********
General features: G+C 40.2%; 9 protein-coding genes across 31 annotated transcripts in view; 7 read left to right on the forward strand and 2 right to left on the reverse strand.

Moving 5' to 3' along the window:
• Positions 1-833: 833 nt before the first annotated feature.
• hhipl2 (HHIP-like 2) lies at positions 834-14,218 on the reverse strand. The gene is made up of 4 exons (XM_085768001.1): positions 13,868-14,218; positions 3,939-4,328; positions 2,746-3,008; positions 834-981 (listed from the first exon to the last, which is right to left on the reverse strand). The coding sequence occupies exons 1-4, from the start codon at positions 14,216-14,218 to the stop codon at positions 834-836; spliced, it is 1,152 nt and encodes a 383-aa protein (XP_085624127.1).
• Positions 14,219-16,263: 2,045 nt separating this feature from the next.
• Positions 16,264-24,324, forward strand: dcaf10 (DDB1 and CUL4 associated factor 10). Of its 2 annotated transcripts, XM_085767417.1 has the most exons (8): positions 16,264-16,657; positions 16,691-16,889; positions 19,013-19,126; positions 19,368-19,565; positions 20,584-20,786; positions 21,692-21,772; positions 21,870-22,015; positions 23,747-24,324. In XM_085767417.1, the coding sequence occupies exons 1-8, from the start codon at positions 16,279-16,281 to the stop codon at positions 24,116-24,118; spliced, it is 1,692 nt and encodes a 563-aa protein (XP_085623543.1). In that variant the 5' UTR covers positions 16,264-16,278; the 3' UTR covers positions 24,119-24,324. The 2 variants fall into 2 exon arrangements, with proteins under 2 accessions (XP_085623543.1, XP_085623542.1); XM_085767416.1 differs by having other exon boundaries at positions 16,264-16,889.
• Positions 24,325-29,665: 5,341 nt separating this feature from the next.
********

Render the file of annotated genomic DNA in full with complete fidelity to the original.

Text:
General features: G+C 40.2%; 9 protein-coding genes across 31 annotated transcripts in view; 7 read left to right on the forward strand and 2 right to left on the reverse strand.

Moving 5' to 3' along the window:
• Positions 1-833: 833 nt before the first annotated feature.
• hhipl2 (HHIP-like 2) lies at positions 834-14,218 on the reverse strand. The gene is made up of 4 exons (XM_085768001.1): positions 13,868-14,218; positions 3,939-4,328; positions 2,746-3,008; positions 834-981 (listed from the first exon to the last, which is right to left on the reverse strand). The coding sequence occupies exons 1-4, from the start codon at positions 14,216-14,218 to the stop codon at positions 834-836; spliced, it is 1,152 nt and encodes a 383-aa protein (XP_085624127.1).
• Positions 14,219-16,263: 2,045 nt separating this feature from the next.
• Positions 16,264-24,324, forward strand: dcaf10 (DDB1 and CUL4 associated factor 10). Of its 2 annotated transcripts, XM_085767417.1 has the most exons (8): positions 16,264-16,657; positions 16,691-16,889; positions 19,013-19,126; positions 19,368-19,565; positions 20,584-20,786; positions 21,692-21,772; positions 21,870-22,015; positions 23,747-24,324. In XM_085767417.1, the coding sequence occupies exons 1-8, from the start codon at positions 16,279-16,281 to the stop codon at positions 24,116-24,118; spliced, it is 1,692 nt and encodes a 563-aa protein (XP_085623543.1). In that variant the 5' UTR covers positions 16,264-16,278; the 3' UTR covers positions 24,119-24,324. The 2 variants fall into 2 exon arrangements, with proteins under 2 accessions (XP_085623543.1, XP_085623542.1); XM_085767416.1 differs by having other exon boundaries at positions 16,264-16,889.
• Positions 24,325-29,665: 5,341 nt separating this feature from the next.